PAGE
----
Argentina: creditors must take action to stem human impact of debt crisis
It has been trying to find a workable solution both with its private creditors, with bilateral creditors through the Paris Club and with the IMF, by proposing a comprehensive and consistent debt restructuring process. However, this has resulted in little success to date. On top of this already complicated situation, Argentina is now facing the economic consequences of the Covid-19 pandemic.
That is why CSOs across the world are writing to the members of the Paris Club backing Argentina's call. “A substantial debt restructuring in Argentina, with fair burden-sharing by all creditors, is imperative in order to address the profound social and humanitarian crisis affecting vast parts of the country’s population” reads the letter, which has been signed by 40 organisations worldwide.
Before the Covid-19 outbreak, the poverty rate was already as high as 38 per cent. According to the Social Debt Observatory in the Catholic University of Argentina (UCA), the combination of the lockdown and the pre-existing financial crisis in the country has provoked an increase in the poverty rate that could have already reached 45 per cent of the population. As food insecurity increases, threatening the survival of many, a decision from creditors to ease the economic recession has become urgent and necessary.
In this context of humanitarian crisis, the standoff between Argentina and its creditors continues with no end in sight. The Fernandez administration is pursuing a strategy focused on achieving debt sustainability consistent with a gradual adjustment that protects the most vulnerable in the country. In its latest assessment of Argentina, the IMF implicitly backed this strategy. The Fund warns that “Argentina’s debt is unsustainable”, highlighting that “there is virtually no scope for debt service payments to private creditors between 2020-24” and calls for “debt relief” from private creditors.
Argentina launched an offer to restructure US$ 65 billion of external debt based on these parameters. The offer includes a three-year grace period, a 5.4 per cent reduction in the face value of the bonds and a 62 per cent reduction of interest payments. The proposal aims to provide fiscal space in the short run, while reducing long-term financing needs.
While the offer looks generous given the uncertainty caused by Covid-19, private creditors have rejected it. As a result, on 22 April, Argentina skipped a payment of US$ 500 million. Without an agreement before 22 May, the country will be in official default. This will open the door for renewed litigation against the country by vulture funds. These funds have already bought controlling stakes in specific series of bonds to derail the negotiations and force the government to pay in full regardless of the human and social consequences for the population of Argentina.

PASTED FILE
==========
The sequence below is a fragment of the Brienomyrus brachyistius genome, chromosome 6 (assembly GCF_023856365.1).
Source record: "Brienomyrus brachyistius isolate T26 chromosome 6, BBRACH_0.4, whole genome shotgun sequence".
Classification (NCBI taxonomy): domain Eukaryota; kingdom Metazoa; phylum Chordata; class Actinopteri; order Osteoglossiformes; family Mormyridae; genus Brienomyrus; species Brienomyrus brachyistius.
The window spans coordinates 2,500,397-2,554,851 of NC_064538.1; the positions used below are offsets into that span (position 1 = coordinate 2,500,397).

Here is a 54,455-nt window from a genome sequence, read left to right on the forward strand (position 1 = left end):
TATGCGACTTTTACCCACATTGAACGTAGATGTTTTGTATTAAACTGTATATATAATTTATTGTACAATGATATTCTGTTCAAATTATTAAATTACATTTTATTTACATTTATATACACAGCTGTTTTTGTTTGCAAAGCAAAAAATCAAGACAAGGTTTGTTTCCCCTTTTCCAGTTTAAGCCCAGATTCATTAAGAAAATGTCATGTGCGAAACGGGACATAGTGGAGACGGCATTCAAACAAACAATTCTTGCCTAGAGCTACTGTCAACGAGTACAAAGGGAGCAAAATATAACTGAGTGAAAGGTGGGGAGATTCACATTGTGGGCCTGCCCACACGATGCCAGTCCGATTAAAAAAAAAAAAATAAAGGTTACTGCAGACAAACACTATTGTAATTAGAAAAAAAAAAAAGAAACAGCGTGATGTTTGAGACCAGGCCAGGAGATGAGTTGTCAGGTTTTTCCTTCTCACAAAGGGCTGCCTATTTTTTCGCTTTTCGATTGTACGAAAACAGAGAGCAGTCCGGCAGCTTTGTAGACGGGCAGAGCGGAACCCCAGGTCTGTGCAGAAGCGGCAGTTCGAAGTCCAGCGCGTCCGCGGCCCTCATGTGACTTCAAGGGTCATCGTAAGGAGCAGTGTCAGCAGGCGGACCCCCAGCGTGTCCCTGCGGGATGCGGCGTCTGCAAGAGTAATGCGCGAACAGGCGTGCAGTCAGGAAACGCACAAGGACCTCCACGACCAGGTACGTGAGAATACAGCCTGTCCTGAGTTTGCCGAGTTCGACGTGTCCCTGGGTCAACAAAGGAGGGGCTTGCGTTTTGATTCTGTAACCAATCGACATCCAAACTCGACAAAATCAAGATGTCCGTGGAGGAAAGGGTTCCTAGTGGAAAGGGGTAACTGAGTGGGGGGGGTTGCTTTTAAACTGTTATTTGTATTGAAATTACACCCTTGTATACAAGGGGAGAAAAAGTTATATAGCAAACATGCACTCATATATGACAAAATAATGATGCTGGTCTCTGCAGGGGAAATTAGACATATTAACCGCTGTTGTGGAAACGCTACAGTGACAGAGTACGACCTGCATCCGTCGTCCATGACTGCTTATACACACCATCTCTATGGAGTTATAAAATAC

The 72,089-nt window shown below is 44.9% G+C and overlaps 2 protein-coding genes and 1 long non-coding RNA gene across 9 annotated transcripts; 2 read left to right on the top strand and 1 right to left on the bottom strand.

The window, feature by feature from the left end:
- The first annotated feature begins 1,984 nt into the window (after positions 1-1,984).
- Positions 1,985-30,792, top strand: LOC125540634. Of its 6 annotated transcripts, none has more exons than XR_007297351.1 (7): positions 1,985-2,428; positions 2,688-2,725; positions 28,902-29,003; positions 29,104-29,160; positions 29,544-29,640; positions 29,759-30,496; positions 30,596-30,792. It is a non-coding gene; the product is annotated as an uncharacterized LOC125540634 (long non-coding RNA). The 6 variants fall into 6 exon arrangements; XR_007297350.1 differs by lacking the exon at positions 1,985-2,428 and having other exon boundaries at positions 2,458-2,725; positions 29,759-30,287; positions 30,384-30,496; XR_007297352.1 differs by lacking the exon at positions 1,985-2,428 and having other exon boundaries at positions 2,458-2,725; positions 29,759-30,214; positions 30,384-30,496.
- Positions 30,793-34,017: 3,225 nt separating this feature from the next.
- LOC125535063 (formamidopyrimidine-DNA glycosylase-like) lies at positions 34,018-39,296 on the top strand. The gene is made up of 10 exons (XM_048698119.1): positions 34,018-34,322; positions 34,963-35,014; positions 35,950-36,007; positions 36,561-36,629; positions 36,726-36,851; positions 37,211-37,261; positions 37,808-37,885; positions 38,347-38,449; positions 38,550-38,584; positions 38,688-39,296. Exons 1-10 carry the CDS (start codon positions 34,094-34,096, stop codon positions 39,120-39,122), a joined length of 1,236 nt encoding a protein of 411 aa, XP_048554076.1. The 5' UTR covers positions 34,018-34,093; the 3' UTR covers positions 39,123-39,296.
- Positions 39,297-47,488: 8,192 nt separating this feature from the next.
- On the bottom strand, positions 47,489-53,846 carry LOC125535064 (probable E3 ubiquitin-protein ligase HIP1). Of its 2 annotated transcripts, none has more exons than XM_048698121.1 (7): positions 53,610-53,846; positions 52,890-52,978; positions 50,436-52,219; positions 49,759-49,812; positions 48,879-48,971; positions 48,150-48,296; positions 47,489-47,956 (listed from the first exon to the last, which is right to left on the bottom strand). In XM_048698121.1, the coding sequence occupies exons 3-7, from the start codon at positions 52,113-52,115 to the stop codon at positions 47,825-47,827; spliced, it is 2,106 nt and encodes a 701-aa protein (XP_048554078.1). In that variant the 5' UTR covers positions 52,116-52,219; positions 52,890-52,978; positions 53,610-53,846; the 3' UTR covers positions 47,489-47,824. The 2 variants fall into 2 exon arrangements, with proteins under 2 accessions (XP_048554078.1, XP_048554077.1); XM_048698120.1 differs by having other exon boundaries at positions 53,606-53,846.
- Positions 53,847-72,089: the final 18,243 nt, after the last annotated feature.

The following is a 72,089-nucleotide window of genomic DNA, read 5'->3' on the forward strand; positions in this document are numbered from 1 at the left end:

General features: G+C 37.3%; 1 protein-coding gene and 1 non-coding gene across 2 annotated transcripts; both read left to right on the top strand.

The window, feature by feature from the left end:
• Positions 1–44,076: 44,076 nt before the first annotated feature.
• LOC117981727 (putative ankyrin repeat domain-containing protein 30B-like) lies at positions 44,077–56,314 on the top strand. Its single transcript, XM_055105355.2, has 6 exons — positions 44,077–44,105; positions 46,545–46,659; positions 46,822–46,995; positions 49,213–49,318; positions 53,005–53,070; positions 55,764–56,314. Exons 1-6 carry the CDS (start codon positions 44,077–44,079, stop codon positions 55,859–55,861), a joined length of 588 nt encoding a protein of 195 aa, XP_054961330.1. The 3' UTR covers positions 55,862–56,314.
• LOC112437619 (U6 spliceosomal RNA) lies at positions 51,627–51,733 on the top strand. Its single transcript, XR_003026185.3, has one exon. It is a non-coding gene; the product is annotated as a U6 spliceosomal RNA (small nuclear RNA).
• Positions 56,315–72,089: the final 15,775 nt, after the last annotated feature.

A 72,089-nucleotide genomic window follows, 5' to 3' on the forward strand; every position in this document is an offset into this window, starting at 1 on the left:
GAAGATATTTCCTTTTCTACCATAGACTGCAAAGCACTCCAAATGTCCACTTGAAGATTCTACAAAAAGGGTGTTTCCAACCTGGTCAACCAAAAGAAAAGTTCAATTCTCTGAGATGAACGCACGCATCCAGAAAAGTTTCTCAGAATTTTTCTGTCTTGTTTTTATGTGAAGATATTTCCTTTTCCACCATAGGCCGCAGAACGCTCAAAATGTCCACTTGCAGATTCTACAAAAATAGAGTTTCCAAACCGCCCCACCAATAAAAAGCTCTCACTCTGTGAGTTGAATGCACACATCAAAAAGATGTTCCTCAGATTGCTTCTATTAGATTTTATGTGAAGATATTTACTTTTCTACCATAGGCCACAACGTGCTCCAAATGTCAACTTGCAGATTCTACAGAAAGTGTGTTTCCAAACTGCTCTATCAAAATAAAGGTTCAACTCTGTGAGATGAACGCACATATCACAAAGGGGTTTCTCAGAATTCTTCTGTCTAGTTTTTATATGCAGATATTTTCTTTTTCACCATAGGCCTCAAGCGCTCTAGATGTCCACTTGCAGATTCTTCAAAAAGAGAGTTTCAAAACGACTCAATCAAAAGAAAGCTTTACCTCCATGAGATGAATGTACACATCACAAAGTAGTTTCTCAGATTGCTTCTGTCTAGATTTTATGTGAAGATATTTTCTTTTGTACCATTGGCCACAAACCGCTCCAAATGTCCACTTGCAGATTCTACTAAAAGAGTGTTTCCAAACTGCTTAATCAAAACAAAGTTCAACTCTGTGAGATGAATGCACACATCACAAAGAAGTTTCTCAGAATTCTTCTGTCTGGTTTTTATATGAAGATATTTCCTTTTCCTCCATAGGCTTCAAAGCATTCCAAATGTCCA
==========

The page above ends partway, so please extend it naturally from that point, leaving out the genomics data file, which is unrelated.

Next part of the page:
Furthermore, Argentina faces negotiations with the IMF to restructure its US$ 44.1 billion of outstanding debt with the Fund, and bilateral debt negotiations with the Paris Club. On 5 May Argentina missed a payment to Paris Club creditors of US$ 2.1 billion.
Compared to its private and multilateral debt, Argentina’s outstanding bilateral debt towards the Paris Club countries does not represent a significant part of its overall debt. However, Argentina is not in a position to meet the US$ 2.1 billion due in 2020. Until May 2020, Argentina had been paying down its bilateral debt as scheduled since it was renegotiated in 2014 by the Club. This was despite the prohibitive terms of the agreement which did not allow for any reduction of the principal and imposed a very high nine per cent penalty interest rate.
Reaching a restructuring agreement with Paris Club creditors could help pave the way for a broader restructuring by its private and multilateral creditors. We and our CSO partners who have signed today’s letter believe that Argentina is addressing the Paris Club with a reasonable and vital request for a debt restructuring, including rescheduling and extension of its repayment period, and a reduction of its interest rates. It is the responsibility not only of the Argentinean Government, but also of its creditors, to grant fairer conditions that would allow the population to tackle this economic and humanitarian crisis.
In this unique and exceptional moment in history and, as the Argentinian case painfully illustrates, the absence of - and the need for - a comprehensive international legal framework for sovereign debt restructuring is more obvious than ever. This shortcoming in the current international financial architecture, which should be urgently addressed by the international community, should not in the meantime prevent distressed economies from protecting their people and providing for economic recovery during the crisis.